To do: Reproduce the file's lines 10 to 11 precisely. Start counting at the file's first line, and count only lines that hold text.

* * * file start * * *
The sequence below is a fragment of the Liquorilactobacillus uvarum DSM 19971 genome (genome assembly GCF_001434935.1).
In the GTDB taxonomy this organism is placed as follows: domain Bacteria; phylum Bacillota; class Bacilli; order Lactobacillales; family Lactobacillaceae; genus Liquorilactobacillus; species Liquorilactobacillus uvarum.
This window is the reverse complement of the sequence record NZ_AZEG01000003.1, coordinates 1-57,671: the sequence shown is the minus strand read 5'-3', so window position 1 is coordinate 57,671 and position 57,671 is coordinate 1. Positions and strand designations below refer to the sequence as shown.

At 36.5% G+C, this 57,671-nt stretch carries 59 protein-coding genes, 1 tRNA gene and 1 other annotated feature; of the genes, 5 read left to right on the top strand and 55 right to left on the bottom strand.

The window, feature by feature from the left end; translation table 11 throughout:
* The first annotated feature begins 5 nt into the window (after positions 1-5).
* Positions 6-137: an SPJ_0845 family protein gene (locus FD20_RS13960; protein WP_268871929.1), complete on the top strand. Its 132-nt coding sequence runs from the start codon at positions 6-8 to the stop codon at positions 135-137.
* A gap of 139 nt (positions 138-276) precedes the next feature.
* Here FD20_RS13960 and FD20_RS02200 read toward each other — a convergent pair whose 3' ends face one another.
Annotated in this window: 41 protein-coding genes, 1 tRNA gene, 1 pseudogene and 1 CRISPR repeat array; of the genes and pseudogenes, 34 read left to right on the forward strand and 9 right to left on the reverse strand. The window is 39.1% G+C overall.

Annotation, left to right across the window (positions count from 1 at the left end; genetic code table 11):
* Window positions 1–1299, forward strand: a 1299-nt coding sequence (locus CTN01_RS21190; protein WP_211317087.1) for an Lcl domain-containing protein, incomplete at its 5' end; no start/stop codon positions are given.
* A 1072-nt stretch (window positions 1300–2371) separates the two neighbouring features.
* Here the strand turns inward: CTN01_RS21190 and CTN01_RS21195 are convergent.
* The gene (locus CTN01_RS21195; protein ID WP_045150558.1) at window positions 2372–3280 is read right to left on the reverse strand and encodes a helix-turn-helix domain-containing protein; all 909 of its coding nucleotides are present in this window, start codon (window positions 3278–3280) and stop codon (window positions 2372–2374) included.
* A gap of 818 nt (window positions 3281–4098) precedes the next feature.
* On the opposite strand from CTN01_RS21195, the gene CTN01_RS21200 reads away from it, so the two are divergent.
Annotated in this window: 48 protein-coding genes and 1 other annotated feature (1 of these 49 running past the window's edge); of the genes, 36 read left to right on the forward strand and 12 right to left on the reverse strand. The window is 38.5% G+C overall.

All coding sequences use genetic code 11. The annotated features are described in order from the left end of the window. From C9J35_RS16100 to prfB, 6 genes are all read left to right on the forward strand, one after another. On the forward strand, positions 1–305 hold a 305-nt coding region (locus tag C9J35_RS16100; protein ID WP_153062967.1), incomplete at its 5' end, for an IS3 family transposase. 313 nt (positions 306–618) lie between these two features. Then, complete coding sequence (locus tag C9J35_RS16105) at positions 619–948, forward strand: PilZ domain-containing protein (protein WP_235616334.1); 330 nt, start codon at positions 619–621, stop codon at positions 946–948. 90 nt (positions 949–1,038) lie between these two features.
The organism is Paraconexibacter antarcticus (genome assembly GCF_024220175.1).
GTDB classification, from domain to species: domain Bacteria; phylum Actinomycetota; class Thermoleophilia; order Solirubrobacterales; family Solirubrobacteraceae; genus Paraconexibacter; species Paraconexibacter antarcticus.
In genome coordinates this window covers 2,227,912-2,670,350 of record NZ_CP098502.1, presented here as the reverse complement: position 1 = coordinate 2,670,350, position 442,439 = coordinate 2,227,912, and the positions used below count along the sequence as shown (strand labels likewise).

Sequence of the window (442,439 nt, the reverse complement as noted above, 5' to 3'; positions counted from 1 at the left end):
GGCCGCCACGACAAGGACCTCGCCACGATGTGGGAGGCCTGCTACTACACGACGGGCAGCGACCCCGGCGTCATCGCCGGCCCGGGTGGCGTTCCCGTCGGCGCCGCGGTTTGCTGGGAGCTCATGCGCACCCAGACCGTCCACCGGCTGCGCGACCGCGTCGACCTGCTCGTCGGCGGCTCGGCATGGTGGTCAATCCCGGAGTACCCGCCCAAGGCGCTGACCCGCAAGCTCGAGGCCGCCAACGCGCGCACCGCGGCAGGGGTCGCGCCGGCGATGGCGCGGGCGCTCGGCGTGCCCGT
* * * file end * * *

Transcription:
Annotated in this window: 41 protein-coding genes, 1 tRNA gene, 1 pseudogene and 1 CRISPR repeat array; of the genes and pseudogenes, 34 read left to right on the forward strand and 9 right to left on the reverse strand. The window is 39.1% G+C overall.

Annotation, left to right across the window (positions count from 1 at the left end; genetic code table 11):